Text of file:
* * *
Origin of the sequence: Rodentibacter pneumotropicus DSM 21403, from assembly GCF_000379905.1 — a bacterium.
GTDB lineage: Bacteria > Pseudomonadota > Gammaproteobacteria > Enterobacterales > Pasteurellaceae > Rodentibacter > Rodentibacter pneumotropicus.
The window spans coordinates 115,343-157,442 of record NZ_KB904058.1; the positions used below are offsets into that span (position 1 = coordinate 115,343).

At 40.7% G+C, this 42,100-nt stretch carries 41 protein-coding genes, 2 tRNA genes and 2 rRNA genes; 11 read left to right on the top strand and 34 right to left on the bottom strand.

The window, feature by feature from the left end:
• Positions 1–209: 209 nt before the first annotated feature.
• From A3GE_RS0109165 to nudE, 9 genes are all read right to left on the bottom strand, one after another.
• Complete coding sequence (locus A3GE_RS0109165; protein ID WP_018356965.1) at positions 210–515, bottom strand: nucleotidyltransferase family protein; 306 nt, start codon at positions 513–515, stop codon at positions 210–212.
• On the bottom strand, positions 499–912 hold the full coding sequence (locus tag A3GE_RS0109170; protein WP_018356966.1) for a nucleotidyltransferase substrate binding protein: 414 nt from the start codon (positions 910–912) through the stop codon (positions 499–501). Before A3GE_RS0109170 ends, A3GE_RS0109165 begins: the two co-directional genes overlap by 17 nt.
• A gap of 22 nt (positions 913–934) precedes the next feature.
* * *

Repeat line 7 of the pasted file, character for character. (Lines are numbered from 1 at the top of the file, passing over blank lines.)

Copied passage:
• From A3GE_RS0109165 to nudE, 9 genes are all read right to left on the bottom strand, one after another.